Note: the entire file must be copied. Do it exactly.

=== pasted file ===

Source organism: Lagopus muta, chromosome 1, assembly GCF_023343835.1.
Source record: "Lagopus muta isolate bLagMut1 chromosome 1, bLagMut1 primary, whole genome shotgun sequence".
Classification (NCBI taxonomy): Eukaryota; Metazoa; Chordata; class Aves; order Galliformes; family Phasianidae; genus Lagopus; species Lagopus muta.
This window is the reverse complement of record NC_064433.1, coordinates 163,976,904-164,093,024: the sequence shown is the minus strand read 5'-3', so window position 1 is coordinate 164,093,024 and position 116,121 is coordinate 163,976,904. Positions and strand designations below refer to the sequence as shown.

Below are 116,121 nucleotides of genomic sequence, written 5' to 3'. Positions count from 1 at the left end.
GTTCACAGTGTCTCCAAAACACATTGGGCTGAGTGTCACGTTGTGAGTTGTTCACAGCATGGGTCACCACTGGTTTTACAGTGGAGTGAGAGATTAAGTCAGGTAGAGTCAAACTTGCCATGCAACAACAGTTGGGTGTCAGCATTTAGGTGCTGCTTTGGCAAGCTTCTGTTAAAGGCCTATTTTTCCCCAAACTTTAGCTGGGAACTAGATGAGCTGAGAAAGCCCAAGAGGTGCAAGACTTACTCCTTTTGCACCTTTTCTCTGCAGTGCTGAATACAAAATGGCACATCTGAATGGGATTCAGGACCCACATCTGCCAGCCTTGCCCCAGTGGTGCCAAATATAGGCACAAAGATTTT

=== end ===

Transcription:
Source organism: Lagopus muta, chromosome 1, assembly GCF_023343835.1.
Source record: "Lagopus muta isolate bLagMut1 chromosome 1, bLagMut1 primary, whole genome shotgun sequence".
Classification (NCBI taxonomy): Eukaryota; Metazoa; Chordata; class Aves; order Galliformes; family Phasianidae; genus Lagopus; species Lagopus muta.
This window is the reverse complement of record NC_064433.1, coordinates 163,976,904-164,093,024: the sequence shown is the minus strand read 5'-3', so window position 1 is coordinate 164,093,024 and position 116,121 is coordinate 163,976,904. Positions and strand designations below refer to the sequence as shown.

Below are 116,121 nucleotides of genomic sequence, written 5' to 3'. Positions count from 1 at the left end.
GTTCACAGTGTCTCCAAAACACATTGGGCTGAGTGTCACGTTGTGAGTTGTTCACAGCATGGGTCACCACTGGTTTTACAGTGGAGTGAGAGATTAAGTCAGGTAGAGTCAAACTTGCCATGCAACAACAGTTGGGTGTCAGCATTTAGGTGCTGCTTTGGCAAGCTTCTGTTAAAGGCCTATTTTTCCCCAAACTTTAGCTGGGAACTAGATGAGCTGAGAAAGCCCAAGAGGTGCAAGACTTACTCCTTTTGCACCTTTTCTCTGCAGTGCTGAATACAAAATGGCACATCTGAATGGGATTCAGGACCCACATCTGCCAGCCTTGCCCCAGTGGTGCCAAATATAGGCACAAAGATTTT